And anyway. If you subscribe to the philosophy that punk means looking forward and not back, and swimming outside of the artistic mainstream wherever that fucking takes you, this is punk as it gets.
Because the four tents that comprised this snappy little three-dayer sheltered a sparky little riot of stylistic colour and ideas.
And although the big names of the math rock world on the bill – Cult of Luna, Fall of Troy and Rolo Tomassi (remember them?) – all did the job with intent, they were not necessarily the standouts. In this context though, big means occasionally played on the second hour of the Daniel P Carter Radio 1 Rock Show. So it’s all relative.
And anyway. Here were some of the best bits.
Bodyhound. Textbook four-piece mathcore with great algorithmically plotted hooks that arced like the movement of the fucking universe. With a spring in its step and a charismatic boyish glint in its eye. Basically the best of its kind out there. Seriously.
USA Nails. Clattering and clanging noise rock out of the Jesus Lizard or Pissed Jeans stable floated along on some of the filthiest bass heard since David Wm Sims hung up his four string and took up bookkeeping. Worthy of note.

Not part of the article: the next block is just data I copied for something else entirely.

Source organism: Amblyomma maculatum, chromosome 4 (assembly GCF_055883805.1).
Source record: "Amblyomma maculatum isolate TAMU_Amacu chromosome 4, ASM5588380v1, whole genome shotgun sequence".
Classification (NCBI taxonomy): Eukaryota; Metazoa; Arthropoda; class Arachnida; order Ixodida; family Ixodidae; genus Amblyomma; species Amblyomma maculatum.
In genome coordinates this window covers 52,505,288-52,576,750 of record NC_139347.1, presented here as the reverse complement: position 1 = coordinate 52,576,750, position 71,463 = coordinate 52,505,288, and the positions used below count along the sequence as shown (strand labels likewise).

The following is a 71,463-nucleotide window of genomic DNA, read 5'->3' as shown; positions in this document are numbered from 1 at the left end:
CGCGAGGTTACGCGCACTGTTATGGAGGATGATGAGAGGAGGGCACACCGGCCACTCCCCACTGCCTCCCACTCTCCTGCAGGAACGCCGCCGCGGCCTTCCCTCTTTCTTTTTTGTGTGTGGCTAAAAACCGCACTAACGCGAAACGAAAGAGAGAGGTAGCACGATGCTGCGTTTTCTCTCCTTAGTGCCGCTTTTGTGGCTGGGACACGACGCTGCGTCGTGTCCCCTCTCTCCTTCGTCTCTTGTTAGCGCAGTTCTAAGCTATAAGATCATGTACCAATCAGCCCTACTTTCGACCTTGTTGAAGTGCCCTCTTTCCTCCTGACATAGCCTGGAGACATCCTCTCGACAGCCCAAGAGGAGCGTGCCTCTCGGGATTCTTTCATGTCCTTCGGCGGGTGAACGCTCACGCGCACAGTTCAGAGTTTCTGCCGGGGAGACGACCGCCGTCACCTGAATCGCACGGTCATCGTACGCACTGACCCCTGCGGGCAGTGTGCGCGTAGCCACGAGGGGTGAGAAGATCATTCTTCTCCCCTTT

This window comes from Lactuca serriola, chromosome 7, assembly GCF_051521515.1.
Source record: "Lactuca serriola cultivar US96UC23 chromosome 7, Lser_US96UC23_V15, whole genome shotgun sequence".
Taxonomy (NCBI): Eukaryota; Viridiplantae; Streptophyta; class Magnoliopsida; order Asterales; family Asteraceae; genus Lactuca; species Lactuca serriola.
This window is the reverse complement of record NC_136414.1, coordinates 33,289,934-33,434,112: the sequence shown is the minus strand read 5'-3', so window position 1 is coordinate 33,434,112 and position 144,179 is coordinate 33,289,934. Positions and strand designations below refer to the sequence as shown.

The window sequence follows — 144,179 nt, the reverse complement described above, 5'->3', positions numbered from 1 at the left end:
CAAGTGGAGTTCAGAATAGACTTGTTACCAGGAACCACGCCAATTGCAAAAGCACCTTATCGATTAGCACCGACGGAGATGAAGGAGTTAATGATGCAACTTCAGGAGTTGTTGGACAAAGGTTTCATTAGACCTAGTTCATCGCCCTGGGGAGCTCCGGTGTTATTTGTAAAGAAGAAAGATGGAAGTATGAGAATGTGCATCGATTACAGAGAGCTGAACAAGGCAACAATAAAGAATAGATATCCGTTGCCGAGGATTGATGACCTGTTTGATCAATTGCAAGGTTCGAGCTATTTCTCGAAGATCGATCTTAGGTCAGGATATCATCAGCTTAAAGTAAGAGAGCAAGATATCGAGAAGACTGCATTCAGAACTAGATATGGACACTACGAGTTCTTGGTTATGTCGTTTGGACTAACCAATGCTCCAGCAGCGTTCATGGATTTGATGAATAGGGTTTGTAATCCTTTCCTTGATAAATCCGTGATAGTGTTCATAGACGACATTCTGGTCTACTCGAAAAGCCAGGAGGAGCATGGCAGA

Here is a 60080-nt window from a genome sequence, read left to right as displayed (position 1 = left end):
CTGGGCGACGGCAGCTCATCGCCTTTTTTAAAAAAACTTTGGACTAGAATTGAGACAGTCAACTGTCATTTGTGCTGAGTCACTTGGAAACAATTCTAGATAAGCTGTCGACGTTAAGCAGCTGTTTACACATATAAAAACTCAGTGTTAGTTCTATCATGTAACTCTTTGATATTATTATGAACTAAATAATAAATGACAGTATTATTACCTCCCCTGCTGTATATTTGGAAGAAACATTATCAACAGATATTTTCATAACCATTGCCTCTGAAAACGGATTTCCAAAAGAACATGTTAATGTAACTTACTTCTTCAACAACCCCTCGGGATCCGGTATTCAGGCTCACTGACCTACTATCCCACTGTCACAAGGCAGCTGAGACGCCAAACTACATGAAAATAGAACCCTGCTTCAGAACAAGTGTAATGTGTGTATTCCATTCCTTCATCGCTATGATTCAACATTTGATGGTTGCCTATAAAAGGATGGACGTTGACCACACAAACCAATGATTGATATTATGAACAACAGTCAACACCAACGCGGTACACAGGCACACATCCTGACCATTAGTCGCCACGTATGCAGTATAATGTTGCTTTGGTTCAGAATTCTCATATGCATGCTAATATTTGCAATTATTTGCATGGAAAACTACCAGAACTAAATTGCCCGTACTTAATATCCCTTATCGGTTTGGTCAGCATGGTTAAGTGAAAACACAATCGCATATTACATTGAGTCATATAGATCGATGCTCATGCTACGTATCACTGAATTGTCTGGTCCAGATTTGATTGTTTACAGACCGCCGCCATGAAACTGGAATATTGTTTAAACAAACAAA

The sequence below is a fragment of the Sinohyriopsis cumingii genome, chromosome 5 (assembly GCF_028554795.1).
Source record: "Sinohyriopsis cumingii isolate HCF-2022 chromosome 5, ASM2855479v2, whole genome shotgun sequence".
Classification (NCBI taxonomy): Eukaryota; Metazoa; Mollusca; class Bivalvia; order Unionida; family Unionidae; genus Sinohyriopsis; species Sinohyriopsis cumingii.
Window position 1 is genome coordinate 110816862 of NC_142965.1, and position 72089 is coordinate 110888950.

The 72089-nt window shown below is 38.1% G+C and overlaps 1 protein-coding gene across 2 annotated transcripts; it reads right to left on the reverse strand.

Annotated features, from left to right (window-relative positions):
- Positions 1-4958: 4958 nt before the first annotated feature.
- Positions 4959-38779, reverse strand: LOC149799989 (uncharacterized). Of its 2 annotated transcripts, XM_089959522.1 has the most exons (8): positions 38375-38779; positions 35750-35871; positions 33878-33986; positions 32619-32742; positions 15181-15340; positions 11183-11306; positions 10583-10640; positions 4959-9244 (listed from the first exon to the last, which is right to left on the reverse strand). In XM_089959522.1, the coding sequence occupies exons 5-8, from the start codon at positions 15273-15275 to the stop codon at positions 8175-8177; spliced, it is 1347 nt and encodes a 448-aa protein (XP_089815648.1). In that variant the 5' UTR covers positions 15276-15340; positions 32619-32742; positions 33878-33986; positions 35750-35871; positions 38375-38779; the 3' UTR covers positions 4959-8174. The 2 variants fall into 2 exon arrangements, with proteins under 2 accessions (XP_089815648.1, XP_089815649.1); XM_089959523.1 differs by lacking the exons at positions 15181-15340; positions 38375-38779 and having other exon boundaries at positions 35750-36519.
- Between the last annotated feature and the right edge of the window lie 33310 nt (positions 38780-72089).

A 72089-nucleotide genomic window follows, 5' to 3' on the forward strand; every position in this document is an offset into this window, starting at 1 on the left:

Blanck Mass. Solo electronic project of Ben Power, also of Fuck Buttons. The anthemic power of Daft Punk, with the gravity of a stellar mass. And the depth, layering and sonic spectacle of the second coming itself. The soundtrack to the best science fiction film never made. Epic? Yes.
Dillinger Escape Plan. Probably the most mainstream band of the festival. All taught, sinewy flesh, shearing guitars and inhuman rhythms. A visceral, physical prospect in a scene that is better known for its cerebreality. A sweaty highlight.
100 Onces. Shitnuts tight, technically jaw-dropping two-piece precision punk. With the wit and irreverence of the mighty NoMeansNo. Utterly loveable. And deserve far more credit than I can give them here.
IEPI. Three pieces of tightly knotted, Spanish jazz/funk rock that somehow has both the edge of the Jimi Hendrix Experience and the Catalan anarchists of yore. Hot sexy stuff.
Talons. Bombastic and symphonic progressive metal. With violins. It may sound a little bit shit on paper but in the ear and played in front of you this is not unlike the theme to a James Bond film where the communists win. Which has a unique appeal.
Deerhoof. Imagine a band fronted by a manic bass playing pixie, backed by that Morello bloke out of Rage Against the Machine and a Polynesian god on guitars – with Animal out of the Muppets on the drums and doing incidental surrealist spoken word. All playing a mix of perfect anti-pop and noise and god knows what. With charm and swing. You probably can’t imagine that. Which is part of the genius of this ultra-prolific and happily under the radar San Francisco outfit. Essential.